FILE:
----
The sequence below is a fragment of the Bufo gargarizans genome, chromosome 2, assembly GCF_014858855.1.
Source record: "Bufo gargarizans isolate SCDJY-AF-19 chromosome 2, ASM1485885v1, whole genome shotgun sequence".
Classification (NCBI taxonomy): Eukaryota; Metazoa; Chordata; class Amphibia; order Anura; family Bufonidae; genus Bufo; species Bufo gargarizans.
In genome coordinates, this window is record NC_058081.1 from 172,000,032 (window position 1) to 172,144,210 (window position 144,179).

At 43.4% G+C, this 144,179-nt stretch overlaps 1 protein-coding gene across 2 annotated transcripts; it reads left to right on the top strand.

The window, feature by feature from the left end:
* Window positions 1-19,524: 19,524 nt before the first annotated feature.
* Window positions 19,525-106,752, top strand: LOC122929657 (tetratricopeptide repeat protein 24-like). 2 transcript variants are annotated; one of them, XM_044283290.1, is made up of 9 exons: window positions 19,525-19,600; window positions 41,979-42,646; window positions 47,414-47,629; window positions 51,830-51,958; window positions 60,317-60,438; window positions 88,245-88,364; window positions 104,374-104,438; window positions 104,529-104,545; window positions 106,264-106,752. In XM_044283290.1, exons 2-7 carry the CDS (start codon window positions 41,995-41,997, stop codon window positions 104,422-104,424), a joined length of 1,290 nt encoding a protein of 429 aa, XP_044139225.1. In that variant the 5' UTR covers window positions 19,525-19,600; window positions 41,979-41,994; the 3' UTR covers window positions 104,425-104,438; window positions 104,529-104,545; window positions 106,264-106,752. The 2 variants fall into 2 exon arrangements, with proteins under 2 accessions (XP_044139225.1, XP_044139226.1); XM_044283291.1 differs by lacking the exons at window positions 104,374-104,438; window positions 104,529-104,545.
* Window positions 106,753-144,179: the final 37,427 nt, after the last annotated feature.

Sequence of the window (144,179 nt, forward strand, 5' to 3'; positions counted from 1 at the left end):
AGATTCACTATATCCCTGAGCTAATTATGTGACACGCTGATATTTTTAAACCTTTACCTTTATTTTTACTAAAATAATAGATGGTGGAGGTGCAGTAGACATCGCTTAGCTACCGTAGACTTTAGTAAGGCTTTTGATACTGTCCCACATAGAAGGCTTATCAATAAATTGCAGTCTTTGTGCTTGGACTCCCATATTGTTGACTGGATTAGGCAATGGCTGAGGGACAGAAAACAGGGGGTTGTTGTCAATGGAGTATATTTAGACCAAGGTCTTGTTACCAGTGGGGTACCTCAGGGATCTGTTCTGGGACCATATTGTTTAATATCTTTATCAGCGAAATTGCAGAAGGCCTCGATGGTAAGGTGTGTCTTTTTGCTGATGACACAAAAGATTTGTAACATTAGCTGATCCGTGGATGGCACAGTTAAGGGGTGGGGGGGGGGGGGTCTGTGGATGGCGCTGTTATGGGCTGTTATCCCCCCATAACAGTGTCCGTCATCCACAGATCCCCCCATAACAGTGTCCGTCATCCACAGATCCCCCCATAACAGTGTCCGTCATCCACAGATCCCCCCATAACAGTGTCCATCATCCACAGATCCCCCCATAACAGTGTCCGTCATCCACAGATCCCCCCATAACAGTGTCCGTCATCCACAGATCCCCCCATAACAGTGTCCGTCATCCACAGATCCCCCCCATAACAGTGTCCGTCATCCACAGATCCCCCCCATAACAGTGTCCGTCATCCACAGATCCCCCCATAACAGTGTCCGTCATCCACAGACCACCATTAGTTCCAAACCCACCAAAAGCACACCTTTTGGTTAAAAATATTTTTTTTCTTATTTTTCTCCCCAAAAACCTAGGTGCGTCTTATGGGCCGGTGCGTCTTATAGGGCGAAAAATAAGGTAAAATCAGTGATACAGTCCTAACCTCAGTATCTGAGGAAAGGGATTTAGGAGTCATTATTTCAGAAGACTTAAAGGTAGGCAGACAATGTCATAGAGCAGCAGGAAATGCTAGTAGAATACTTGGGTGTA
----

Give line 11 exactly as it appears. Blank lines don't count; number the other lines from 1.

AGATTCACTATATCCCTGAGCTAATTATGTGACACGCTGATATTTTTAAACCTTTACCTTTATTTTTACTAAAATAATAGATGGTGGAGGTGCAGTAGACATCGCTTAGCTACCGTAGACTTTAGTAAGGCTTTTGATACTGTCCCACATAGAAGGCTTATCAATAAATTGCAGTCTTTGTGCTTGGACTCCCATATTGTTGACTGGATTAGGCAATGGCTGAGGGACAGAAAACAGGGGGTTGTTGTCAATGGAGTATATTTAGACCAAGGTCTTGTTACCAGTGGGGTACCTCAGGGATCTGTTCTGGGACCATATTGTTTAATATCTTTATCAGCGAAATTGCAGAAGGCCTCGATGGTAAGGTGTGTCTTTTTGCTGATGACACAAAAGATTTGTAACATTAGCTGATCCGTGGATGGCACAGTTAAGGGGTGGGGGGGGGGGGGTCTGTGGATGGCGCTGTTATGGGCTGTTATCCCCCCATAACAGTGTCCGTCATCCACAGATCCCCCCATAACAGTGTCCGTCATCCACAGATCCCCCCATAACAGTGTCCGTCATCCACAGATCCCCCCATAACAGTGTCCATCATCCACAGATCCCCCCATAACAGTGTCCGTCATCCACAGATCCCCCCATAACAGTGTCCGTCATCCACAGATCCCCCCATAACAGTGTCCGTCATCCACAGATCCCCCCCATAACAGTGTCCGTCATCCACAGATCCCCCCCATAACAGTGTCCGTCATCCACAGATCCCCCCATAACAGTGTCCGTCATCCACAGACCACCATTAGTTCCAAACCCACCAAAAGCACACCTTTTGGTTAAAAATATTTTTTTTCTTATTTTTCTCCCCAAAAACCTAGGTGCGTCTTATGGGCCGGTGCGTCTTATAGGGCGAAAAATAAGGTAAAATCAGTGATACAGTCCTAACCTCAGTATCTGAGGAAAGGGATTTAGGAGTCATTATTTCAGAAGACTTAAAGGTAGGCAGACAATGTCATAGAGCAGCAGGAAATGCTAGTAGAATACTTGGGTGTA